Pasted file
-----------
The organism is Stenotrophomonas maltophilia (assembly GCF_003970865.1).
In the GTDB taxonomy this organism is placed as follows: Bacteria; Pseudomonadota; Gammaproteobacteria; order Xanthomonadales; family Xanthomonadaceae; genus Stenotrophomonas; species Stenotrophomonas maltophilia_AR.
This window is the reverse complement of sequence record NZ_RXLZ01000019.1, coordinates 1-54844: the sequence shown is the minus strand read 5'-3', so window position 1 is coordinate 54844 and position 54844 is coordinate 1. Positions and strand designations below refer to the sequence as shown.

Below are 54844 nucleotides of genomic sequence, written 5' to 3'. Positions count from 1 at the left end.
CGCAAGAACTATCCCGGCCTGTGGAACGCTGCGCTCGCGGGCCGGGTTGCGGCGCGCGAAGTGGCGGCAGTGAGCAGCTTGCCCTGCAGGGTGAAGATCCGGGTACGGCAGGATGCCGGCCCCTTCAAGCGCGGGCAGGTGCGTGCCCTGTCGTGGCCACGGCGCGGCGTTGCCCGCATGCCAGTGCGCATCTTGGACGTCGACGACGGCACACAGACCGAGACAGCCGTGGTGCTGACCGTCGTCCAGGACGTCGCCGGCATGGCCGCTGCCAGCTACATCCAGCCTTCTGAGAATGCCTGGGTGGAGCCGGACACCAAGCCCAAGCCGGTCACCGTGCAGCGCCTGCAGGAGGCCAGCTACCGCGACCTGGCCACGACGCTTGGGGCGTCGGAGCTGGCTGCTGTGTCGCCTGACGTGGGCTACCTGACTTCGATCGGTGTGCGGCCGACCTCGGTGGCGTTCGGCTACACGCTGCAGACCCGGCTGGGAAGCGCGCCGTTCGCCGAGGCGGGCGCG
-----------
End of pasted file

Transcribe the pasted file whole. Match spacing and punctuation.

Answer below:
The organism is Stenotrophomonas maltophilia (assembly GCF_003970865.1).
In the GTDB taxonomy this organism is placed as follows: Bacteria; Pseudomonadota; Gammaproteobacteria; order Xanthomonadales; family Xanthomonadaceae; genus Stenotrophomonas; species Stenotrophomonas maltophilia_AR.
This window is the reverse complement of sequence record NZ_RXLZ01000019.1, coordinates 1-54844: the sequence shown is the minus strand read 5'-3', so window position 1 is coordinate 54844 and position 54844 is coordinate 1. Positions and strand designations below refer to the sequence as shown.

Below are 54844 nucleotides of genomic sequence, written 5' to 3'. Positions count from 1 at the left end.
CGCAAGAACTATCCCGGCCTGTGGAACGCTGCGCTCGCGGGCCGGGTTGCGGCGCGCGAAGTGGCGGCAGTGAGCAGCTTGCCCTGCAGGGTGAAGATCCGGGTACGGCAGGATGCCGGCCCCTTCAAGCGCGGGCAGGTGCGTGCCCTGTCGTGGCCACGGCGCGGCGTTGCCCGCATGCCAGTGCGCATCTTGGACGTCGACGACGGCACACAGACCGAGACAGCCGTGGTGCTGACCGTCGTCCAGGACGTCGCCGGCATGGCCGCTGCCAGCTACATCCAGCCTTCTGAGAATGCCTGGGTGGAGCCGGACACCAAGCCCAAGCCGGTCACCGTGCAGCGCCTGCAGGAGGCCAGCTACCGCGACCTGGCCACGACGCTTGGGGCGTCGGAGCTGGCTGCTGTGTCGCCTGACGTGGGCTACCTGACTTCGATCGGTGTGCGGCCGACCTCGGTGGCGTTCGGCTACACGCTGCAGACCCGGCTGGGAAGCGCGCCGTTCGCCGAGGCGGGCGCG